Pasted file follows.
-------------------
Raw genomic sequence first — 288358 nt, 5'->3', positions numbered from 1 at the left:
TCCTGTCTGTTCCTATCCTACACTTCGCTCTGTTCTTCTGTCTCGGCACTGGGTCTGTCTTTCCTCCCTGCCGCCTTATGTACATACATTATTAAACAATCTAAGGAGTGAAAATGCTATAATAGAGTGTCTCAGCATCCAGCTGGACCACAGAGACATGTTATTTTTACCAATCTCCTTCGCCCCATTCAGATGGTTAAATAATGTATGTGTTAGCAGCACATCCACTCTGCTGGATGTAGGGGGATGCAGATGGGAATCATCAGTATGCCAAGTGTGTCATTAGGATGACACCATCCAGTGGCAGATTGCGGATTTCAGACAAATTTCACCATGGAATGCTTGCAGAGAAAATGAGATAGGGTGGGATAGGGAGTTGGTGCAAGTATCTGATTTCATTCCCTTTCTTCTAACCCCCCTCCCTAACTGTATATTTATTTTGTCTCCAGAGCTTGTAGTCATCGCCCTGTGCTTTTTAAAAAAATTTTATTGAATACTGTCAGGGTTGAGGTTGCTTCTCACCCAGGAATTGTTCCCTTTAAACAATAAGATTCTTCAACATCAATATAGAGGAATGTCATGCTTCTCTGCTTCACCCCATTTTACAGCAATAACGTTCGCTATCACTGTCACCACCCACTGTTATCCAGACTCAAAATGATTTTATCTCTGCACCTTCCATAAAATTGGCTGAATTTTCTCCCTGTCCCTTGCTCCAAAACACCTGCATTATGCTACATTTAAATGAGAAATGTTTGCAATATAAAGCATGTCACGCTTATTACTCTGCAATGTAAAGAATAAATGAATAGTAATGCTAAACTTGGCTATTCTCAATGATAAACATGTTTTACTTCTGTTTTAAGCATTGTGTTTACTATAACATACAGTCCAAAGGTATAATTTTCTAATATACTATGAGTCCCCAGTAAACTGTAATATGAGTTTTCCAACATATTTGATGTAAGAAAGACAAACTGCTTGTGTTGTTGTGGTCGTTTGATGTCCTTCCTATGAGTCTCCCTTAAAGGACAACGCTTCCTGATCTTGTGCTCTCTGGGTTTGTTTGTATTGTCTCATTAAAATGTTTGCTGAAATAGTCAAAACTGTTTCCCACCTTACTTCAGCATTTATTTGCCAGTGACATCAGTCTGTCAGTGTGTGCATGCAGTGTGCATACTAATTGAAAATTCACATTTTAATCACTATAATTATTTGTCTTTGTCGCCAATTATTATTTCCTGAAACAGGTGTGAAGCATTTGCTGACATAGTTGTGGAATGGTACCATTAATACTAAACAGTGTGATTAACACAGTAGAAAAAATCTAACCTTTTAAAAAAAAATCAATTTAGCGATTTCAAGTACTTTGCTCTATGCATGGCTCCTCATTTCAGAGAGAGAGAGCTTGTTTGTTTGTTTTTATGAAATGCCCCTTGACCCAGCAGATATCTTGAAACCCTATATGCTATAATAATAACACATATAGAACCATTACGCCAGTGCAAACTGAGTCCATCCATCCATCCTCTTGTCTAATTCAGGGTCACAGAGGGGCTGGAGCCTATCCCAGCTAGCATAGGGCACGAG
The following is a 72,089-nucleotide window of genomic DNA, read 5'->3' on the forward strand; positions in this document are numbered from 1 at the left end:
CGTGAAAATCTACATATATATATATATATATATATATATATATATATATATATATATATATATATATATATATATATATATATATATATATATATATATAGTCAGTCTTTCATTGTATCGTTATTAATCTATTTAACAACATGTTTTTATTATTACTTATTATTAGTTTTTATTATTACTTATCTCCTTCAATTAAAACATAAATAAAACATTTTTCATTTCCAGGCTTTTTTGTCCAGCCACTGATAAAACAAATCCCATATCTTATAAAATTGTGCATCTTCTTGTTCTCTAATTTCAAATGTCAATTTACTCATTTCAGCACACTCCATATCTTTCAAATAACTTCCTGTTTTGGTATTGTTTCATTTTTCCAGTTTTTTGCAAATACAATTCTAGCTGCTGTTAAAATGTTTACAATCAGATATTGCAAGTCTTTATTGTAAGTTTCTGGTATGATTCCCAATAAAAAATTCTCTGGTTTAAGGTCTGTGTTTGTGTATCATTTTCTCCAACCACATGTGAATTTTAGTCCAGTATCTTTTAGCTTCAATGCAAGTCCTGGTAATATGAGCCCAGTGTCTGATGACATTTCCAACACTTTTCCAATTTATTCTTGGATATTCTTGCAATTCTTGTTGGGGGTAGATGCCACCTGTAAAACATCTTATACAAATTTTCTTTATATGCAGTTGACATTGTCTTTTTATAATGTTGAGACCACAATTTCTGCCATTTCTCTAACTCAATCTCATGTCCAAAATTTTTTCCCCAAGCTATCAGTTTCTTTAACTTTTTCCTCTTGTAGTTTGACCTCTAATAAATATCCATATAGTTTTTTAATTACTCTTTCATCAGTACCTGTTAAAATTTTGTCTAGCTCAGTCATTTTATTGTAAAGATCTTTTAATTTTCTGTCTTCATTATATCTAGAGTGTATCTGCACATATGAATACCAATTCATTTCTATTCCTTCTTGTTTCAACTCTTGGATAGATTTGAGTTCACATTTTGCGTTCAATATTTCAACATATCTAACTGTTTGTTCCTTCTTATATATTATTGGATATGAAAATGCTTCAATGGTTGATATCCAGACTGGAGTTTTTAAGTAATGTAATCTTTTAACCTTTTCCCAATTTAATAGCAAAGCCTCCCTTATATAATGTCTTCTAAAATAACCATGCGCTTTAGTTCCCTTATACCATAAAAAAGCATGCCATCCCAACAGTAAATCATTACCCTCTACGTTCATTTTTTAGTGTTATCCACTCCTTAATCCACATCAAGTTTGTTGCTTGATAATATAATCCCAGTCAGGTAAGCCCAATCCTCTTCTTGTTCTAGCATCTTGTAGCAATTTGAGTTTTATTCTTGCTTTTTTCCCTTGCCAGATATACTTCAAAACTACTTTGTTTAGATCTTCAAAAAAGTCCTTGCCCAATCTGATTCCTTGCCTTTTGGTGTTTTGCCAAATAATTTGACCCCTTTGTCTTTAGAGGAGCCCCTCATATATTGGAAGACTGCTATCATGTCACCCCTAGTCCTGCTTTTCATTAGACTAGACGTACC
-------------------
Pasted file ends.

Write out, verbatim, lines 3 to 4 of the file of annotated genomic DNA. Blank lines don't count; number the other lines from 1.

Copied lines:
The following is a 72,089-nucleotide window of genomic DNA, read 5'->3' on the forward strand; positions in this document are numbered from 1 at the left end:
CGTGAAAATCTACATATATATATATATATATATATATATATATATATATATATATATATATATATATATATATATATATATATATATATATATATATATAGTCAGTCTTTCATTGTATCGTTATTAATCTATTTAACAACATGTTTTTATTATTACTTATTATTAGTTTTTATTATTACTTATCTCCTTCAATTAAAACATAAATAAAACATTTTTCATTTCCAGGCTTTTTTGTCCAGCCACTGATAAAACAAATCCCATATCTTATAAAATTGTGCATCTTCTTGTTCTCTAATTTCAAATGTCAATTTACTCATTTCAGCACACTCCATATCTTTCAAATAACTTCCTGTTTTGGTATTGTTTCATTTTTCCAGTTTTTTGCAAATACAATTCTAGCTGCTGTTAAAATGTTTACAATCAGATATTGCAAGTCTTTATTGTAAGTTTCTGGTATGATTCCCAATAAAAAATTCTCTGGTTTAAGGTCTGTGTTTGTGTATCATTTTCTCCAACCACATGTGAATTTTAGTCCAGTATCTTTTAGCTTCAATGCAAGTCCTGGTAATATGAGCCCAGTGTCTGATGACATTTCCAACACTTTTCCAATTTATTCTTGGATATTCTTGCAATTCTTGTTGGGGGTAGATGCCACCTGTAAAACATCTTATACAAATTTTCTTTATATGCAGTTGACATTGTCTTTTTATAATGTTGAGACCACAATTTCTGCCATTTCTCTAACTCAATCTCATGTCCAAAATTTTTTCCCCAAGCTATCAGTTTCTTTAACTTTTTCCTCTTGTAGTTTGACCTCTAATAAATATCCATATAGTTTTTTAATTACTCTTTCATCAGTACCTGTTAAAATTTTGTCTAGCTCAGTCATTTTATTGTAAAGATCTTTTAATTTTCTGTCTTCATTATATCTAGAGTGTATCTGCACATATGAATACCAATTCATTTCTATTCCTTCTTGTTTCAACTCTTGGATAGATTTGAGTTCACATTTTGCGTTCAATATTTCAACATATCTAACTGTTTGTTCCTTCTTATATATTATTGGATATGAAAATGCTTCAATGGTTGATATCCAGACTGGAGTTTTTAAGTAATGTAATCTTTTAACCTTTTCCCAATTTAATAGCAAAGCCTCCCTTATATAATGTCTTCTAAAATAACCATGCGCTTTAGTTCCCTTATACCATAAAAAAGCATGCCATCCCAACAGTAAATCATTACCCTCTACGTTCATTTTTTAGTGTTATCCACTCCTTAATCCACATCAAGTTTGTTGCTTGATAATATAATCCCAGTCAGGTAAGCCCAATCCTCTTCTTGTTCTAGCATCTTGTAGCAATTTGAGTTTTATTCTTGCTTTTTTCCCTTGCCAGATATACTTCAAAACTACTTTGTTTAGATCTTCAAAAAAGTCCTTGCCCAATCTGATTCCTTGCCTTTTGGTGTTTTGCCAAATAATTTGACCCCTTTGTCTTTAGAGGAGCCCCTCATATATTGGAAGACTGCTATCATGTCACCCCTAGTCCTGCTTTTCATTAGACTAGACGTACC